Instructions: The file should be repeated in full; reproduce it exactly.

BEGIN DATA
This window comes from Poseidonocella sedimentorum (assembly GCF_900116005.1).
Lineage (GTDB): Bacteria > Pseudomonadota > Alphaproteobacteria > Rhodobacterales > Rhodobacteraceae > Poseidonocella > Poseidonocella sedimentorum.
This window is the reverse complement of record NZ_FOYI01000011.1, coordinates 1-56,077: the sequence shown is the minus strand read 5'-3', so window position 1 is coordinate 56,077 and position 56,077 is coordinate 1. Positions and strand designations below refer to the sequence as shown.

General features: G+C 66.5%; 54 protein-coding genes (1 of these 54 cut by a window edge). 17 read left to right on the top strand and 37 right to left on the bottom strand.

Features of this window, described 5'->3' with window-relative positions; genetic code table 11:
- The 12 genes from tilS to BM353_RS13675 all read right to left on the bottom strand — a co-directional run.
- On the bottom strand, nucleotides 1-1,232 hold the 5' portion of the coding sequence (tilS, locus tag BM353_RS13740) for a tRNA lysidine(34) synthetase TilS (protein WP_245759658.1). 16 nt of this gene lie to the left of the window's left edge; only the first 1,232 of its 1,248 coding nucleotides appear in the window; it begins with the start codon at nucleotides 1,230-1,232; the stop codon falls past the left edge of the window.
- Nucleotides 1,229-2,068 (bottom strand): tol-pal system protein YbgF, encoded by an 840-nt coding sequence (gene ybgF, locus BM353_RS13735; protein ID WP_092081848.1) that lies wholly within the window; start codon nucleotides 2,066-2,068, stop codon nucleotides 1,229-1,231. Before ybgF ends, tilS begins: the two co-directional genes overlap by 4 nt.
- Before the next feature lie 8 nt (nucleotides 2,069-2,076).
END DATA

This window comes from Poseidonocella sedimentorum (assembly GCF_900116005.1).
Lineage (GTDB): Bacteria > Pseudomonadota > Alphaproteobacteria > Rhodobacterales > Rhodobacteraceae > Poseidonocella > Poseidonocella sedimentorum.
This window is the reverse complement of record NZ_FOYI01000011.1, coordinates 1-56,077: the sequence shown is the minus strand read 5'-3', so window position 1 is coordinate 56,077 and position 56,077 is coordinate 1. Positions and strand designations below refer to the sequence as shown.

General features: G+C 66.5%; 54 protein-coding genes (1 of these 54 cut by a window edge). 17 read left to right on the top strand and 37 right to left on the bottom strand.

Features of this window, described 5'->3' with window-relative positions; genetic code table 11:
- The 12 genes from tilS to BM353_RS13675 all read right to left on the bottom strand — a co-directional run.
- On the bottom strand, nucleotides 1-1,232 hold the 5' portion of the coding sequence (tilS, locus tag BM353_RS13740) for a tRNA lysidine(34) synthetase TilS (protein WP_245759658.1). 16 nt of this gene lie to the left of the window's left edge; only the first 1,232 of its 1,248 coding nucleotides appear in the window; it begins with the start codon at nucleotides 1,230-1,232; the stop codon falls past the left edge of the window.
- Nucleotides 1,229-2,068 (bottom strand): tol-pal system protein YbgF, encoded by an 840-nt coding sequence (gene ybgF, locus BM353_RS13735; protein ID WP_092081848.1) that lies wholly within the window; start codon nucleotides 2,066-2,068, stop codon nucleotides 1,229-1,231. Before ybgF ends, tilS begins: the two co-directional genes overlap by 4 nt.
- Before the next feature lie 8 nt (nucleotides 2,069-2,076).